India, EU, China push new hiring norms for WTO appellate body : 12-12-2018

India, China and the EU have suggested changes in the employment conditions for filling vacancies in the appellate body of the World Trade Organization (WTO) amid attempts by the US to block the selection process.

In a joint proposal, which will be discussed at the WTO over next two days, the countries have sought judges’ membership as an “exclusive occupation” instead of a part-time job, as at present.

They have also suggested that the number of such members be increased to nine, from seven, with a longer, single term of six-eight years compared with four years now.

“Today, we see more protectionist measures in a year than at any time in the recent past; more dispute panels being set up in a period of 30 days than in the whole year 2017; and a spate of unilateral measures and counter measures amidst escalating trade tensions,” India told the WTO on Monday.

India emphasised that without an effective system of enforcement of rules, the appetite for new rules or reforms will be limited. The appellate body (AB) has been reduced to three members from seven due to the US blocking the selection process. Its strength will drop to one this month when two more members—Ujal Singh Bhatia of India and Thomas Graham of the US—retire at the end of their second term.

India, EU, China push new hiring norms for WTO appellate body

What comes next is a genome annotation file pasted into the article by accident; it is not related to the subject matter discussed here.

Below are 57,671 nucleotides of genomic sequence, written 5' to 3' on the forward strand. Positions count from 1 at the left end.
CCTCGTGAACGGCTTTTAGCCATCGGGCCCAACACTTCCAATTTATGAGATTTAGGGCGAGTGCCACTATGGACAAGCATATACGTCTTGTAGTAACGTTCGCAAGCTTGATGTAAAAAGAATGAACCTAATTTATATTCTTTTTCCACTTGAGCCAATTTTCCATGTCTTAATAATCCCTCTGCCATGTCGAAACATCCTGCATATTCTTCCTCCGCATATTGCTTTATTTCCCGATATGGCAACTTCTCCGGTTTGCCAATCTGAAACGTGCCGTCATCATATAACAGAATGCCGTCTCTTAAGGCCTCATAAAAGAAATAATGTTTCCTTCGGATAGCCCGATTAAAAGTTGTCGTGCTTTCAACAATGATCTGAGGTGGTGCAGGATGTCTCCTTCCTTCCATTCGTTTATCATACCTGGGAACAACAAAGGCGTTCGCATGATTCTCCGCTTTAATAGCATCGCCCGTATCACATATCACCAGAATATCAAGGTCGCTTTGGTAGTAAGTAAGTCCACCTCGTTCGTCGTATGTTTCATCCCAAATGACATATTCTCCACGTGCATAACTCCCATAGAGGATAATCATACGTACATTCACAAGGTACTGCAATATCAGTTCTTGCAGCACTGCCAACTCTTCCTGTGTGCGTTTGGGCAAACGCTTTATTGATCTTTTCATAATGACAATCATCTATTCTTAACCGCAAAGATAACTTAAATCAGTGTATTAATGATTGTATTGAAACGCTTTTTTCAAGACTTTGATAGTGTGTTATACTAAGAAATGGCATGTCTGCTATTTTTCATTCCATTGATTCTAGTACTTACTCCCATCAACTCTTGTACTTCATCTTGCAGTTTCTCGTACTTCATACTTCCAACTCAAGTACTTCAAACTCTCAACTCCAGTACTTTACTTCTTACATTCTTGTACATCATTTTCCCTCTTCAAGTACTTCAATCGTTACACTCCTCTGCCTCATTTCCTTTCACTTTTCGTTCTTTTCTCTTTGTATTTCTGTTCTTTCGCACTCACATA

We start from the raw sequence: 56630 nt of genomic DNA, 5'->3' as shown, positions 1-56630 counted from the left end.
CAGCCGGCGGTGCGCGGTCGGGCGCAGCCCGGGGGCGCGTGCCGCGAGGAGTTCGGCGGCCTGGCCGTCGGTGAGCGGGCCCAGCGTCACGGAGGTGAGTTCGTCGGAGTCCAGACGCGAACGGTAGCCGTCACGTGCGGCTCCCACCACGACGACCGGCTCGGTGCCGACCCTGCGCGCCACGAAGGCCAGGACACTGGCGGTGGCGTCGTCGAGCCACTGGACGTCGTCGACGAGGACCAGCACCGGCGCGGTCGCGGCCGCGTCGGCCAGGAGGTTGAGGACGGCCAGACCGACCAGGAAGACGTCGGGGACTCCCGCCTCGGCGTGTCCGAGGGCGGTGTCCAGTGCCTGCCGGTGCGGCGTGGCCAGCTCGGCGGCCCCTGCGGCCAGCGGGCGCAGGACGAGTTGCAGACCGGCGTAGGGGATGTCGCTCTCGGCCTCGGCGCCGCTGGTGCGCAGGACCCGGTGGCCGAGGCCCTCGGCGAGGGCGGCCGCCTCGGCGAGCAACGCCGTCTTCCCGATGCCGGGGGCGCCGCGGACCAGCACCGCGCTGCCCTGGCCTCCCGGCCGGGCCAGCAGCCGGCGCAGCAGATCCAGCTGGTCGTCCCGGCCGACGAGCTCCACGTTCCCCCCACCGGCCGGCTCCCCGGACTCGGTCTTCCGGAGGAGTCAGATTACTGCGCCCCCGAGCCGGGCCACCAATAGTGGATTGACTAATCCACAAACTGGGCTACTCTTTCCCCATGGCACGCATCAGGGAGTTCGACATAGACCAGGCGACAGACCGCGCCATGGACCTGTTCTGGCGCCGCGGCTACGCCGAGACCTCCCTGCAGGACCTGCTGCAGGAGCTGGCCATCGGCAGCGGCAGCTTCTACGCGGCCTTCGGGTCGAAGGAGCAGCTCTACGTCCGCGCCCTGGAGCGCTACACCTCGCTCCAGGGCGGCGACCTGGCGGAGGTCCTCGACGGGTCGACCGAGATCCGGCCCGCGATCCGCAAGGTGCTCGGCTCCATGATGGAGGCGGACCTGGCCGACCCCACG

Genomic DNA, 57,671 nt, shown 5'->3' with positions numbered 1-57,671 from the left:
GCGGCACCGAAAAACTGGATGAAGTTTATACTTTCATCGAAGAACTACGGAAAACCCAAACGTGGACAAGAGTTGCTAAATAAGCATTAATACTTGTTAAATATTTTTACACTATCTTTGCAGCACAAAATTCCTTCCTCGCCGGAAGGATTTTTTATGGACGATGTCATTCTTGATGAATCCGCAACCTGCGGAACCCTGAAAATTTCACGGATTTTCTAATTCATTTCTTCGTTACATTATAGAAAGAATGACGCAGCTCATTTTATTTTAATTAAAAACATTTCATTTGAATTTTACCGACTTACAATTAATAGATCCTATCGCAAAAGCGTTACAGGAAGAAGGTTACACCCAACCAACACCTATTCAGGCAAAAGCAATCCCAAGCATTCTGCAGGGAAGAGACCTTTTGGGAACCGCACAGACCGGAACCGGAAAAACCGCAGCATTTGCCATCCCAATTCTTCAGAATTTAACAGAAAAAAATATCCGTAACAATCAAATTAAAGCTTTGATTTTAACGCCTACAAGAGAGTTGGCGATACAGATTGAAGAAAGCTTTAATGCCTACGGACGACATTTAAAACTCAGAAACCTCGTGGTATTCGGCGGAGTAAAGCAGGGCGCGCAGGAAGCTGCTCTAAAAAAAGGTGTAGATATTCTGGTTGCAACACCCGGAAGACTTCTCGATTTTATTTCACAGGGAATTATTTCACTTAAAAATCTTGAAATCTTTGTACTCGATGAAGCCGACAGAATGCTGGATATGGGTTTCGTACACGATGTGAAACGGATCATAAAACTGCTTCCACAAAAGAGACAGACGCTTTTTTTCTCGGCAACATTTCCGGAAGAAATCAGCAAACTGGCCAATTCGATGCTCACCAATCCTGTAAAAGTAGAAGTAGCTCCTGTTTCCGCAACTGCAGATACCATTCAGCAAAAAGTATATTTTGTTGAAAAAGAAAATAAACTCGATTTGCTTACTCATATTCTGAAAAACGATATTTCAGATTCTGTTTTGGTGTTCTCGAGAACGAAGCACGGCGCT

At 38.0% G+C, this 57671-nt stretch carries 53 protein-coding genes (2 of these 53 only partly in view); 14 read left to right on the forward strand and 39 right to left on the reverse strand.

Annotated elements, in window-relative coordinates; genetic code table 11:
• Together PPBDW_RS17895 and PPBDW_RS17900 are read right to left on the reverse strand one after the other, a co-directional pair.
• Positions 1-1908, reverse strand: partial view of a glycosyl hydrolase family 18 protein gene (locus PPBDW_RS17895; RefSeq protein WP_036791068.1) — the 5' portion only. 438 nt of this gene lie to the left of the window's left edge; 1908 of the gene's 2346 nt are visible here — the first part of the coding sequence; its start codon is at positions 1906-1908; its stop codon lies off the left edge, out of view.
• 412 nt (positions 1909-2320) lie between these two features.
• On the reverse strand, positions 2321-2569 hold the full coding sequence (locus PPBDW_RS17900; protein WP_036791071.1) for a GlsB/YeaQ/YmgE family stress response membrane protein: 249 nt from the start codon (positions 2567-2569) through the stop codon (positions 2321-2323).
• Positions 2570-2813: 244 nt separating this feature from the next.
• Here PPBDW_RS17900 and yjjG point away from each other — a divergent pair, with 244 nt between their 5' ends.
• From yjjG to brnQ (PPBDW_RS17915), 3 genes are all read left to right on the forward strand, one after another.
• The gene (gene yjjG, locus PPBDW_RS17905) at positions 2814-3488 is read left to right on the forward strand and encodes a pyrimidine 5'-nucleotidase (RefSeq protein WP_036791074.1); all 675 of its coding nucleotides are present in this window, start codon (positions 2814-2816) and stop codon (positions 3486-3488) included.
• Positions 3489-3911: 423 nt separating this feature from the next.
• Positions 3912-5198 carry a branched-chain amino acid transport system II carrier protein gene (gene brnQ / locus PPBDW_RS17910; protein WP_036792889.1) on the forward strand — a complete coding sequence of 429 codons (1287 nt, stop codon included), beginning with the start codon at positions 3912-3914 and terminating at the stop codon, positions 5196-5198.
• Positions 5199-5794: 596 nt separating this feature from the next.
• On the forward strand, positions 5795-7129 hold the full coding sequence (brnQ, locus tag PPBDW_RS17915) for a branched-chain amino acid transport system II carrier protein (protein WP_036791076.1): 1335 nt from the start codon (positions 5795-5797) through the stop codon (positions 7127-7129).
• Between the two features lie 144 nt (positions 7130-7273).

Besides blocking the appointment of new members and vetoing extension to those who retire, the US has blamed the appellate body for over-stepping its authority by reviewing and reversing factual findings by trade arbitration panels and interpreting WTO members’ domestic laws.

To ensure an orderly transition between the outgoing and new appellate body members, the proposal suggests “outgoing members to continue discharging their duties until their places have been filled, but not longer than for a period of two years following the expiry of the term of office”.

This is the second proposal on reforming the WTO’s dispute settlement body, of which India is a part. In a joint proposal with 11 others — the EU, China, Canada, Norway, New Zealand, Switzerland, Australia, Korea, Iceland, Singapore and Mexico, on November 26 — India had stated the “successful contribution of the dispute settlement system to the security and predictability of the multilateral trading system”.

Source : PTI